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McCurtain County

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From the 1986 edition of A Guide to Birding in Oklahoma published by the Tulsa Audubon Society. This account was partially reviewed and updated in 2007.

McCurtain County in the southeast corner offers the bird-finder several habitats found nowhere else in the state. Much of the flora and fauna here are actually more typical of Louisiana than one would expect to see in Oklahoma.

From Idabel, the county seat, one can drive east and south on SH 3 into the pinelands of the Ouachita National Forest. From the village of Haworth, south through Moon to Tom, are many square miles of tall, stately Loblolly Pines, unique to this section of Oklahoma. Here, throughout the year, one can expect to see Brown-headed Nuthatches, many Pine Warblers, and, with luck, the rare Red-cockaded Woodpecker. The Bachman's Sparrow is also a possibility.

To reach a site where the Red-cockaded is known to have nested most recently, drive about 2 miles east from downtown Moon to Forest Service Road #6113, turn right (south) and go 1.1 mile. The nest hole can be seen about 30 feet up in a large pine just to the left of the road. A search in this beautiful pine forest might very well be worth the effort. Good luck!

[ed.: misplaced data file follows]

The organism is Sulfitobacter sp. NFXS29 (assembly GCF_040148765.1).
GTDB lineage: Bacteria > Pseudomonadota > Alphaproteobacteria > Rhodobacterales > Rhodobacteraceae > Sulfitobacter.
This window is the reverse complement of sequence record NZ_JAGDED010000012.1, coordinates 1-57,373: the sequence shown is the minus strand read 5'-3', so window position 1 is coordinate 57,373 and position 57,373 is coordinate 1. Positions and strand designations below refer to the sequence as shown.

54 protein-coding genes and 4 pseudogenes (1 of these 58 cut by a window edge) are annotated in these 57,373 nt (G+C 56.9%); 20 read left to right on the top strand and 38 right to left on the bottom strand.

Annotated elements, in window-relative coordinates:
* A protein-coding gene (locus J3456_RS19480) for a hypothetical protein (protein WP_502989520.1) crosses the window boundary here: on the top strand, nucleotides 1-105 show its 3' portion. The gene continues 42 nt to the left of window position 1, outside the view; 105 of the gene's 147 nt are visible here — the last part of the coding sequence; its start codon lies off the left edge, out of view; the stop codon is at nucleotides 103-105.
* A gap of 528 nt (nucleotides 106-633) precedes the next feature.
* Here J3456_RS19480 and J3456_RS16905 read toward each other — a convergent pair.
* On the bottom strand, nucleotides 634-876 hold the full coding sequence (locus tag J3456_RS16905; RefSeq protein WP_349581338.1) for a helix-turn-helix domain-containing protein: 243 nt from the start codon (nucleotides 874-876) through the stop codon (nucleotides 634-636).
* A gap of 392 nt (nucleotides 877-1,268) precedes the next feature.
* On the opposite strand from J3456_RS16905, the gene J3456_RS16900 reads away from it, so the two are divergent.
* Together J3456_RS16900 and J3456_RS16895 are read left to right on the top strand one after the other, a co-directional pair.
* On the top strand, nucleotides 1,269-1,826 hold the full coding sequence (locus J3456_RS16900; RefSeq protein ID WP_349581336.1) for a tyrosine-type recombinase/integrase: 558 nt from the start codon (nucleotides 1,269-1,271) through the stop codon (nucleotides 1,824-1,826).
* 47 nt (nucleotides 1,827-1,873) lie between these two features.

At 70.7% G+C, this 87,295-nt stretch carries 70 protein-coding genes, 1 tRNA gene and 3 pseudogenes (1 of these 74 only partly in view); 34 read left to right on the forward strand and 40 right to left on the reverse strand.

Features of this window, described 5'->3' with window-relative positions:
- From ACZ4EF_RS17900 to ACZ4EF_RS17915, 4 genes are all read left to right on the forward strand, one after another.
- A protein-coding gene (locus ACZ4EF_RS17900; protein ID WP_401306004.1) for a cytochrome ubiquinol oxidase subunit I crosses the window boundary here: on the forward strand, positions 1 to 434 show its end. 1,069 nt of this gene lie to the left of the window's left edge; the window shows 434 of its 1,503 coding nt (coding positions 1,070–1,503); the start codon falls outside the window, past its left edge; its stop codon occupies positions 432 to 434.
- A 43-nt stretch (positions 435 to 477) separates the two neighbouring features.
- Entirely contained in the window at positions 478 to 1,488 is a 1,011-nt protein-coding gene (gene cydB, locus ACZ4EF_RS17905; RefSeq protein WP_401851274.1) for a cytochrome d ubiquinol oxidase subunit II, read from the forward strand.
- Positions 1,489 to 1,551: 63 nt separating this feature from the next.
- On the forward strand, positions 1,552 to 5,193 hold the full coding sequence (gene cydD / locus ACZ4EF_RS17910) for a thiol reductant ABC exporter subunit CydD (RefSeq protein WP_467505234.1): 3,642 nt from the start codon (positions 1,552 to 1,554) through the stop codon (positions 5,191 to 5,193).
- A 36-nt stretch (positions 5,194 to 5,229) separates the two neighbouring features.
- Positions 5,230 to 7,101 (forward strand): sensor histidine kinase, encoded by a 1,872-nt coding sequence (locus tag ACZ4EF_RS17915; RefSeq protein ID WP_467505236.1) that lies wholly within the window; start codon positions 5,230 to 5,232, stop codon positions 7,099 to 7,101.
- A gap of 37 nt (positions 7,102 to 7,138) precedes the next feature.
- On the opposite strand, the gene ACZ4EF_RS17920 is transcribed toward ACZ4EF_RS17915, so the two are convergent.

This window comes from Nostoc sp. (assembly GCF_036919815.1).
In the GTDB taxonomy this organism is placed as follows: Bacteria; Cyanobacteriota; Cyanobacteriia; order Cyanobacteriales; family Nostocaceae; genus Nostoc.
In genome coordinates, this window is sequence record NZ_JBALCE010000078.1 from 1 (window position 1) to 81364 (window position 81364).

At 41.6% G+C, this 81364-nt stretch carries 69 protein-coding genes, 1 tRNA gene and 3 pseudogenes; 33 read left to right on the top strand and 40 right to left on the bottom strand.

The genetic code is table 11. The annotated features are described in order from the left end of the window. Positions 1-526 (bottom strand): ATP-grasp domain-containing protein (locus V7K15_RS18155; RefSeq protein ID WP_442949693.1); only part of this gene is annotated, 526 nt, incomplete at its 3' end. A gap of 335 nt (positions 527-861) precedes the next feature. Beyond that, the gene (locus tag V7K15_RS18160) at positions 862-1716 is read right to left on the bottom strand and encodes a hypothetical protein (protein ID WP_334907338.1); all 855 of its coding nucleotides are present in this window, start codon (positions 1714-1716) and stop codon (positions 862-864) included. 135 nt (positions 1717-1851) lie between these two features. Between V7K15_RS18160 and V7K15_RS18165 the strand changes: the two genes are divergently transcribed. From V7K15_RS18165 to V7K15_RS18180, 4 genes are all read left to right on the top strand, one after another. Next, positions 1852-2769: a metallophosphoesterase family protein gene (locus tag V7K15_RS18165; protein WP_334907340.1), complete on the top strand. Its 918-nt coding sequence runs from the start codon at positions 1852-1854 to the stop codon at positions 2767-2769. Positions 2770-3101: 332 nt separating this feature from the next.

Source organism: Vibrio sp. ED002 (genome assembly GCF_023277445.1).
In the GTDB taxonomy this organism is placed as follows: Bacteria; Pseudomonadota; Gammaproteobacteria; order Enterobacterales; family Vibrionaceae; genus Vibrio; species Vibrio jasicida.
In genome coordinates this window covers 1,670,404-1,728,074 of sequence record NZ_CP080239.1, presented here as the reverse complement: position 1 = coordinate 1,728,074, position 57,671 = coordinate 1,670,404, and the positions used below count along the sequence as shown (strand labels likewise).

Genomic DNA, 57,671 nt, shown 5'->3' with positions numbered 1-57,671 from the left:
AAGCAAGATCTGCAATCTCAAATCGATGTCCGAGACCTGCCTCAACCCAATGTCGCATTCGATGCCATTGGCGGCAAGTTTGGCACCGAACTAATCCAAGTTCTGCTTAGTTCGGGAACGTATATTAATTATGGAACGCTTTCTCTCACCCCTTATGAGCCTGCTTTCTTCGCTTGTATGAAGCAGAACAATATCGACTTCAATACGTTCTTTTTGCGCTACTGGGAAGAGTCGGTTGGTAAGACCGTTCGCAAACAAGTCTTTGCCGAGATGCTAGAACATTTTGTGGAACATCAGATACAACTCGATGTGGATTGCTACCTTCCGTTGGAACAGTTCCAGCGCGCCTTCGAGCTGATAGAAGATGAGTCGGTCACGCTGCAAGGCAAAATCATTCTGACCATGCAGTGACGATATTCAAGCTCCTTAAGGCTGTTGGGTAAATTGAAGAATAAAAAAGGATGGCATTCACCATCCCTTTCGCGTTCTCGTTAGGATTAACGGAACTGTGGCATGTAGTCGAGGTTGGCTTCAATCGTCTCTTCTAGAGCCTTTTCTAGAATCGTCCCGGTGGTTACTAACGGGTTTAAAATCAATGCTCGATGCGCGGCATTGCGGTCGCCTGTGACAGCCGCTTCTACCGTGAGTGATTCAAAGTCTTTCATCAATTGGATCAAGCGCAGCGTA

Two miles south of Tom the road leaves the National Forest and joins SH 87, at which point you can go east 7 miles to the Arkansas state line, or west 25 miles back to Idabel. Either way, this portion of SH 87 lies just north of the Red River and provides access to several cutoff lakes or sloughs which attract many herons, egrets, bitterns, gallinules, and other water and marsh-oriented birds.

Just north of Idabel the Little River flows eastward through the most extensive spread of wooded river bottomland still left in the state.

Although US 70 is the usual route to Broken Bow, a more interesting drive is via the "old highway" which goes directly north out of town on the main street of Idabel. Three miles north of town stop at the Little River bridge to see an impressive assortment of eastern bottomland birds.

Almost 2 miles beyond Little River the road crosses Holly Creek, which at this point forms a beautiful marsh containing several acres of sawgrass, buttonbush, and waterlilies. From the low bridge here, especially during April and May, one may look and listen for the Least Bittern, both gallinules, rails, Marsh Wrens, and from the woods nearby, Barred Owls and Pileated Woodpeckers.


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Last modified: September 21, 2009




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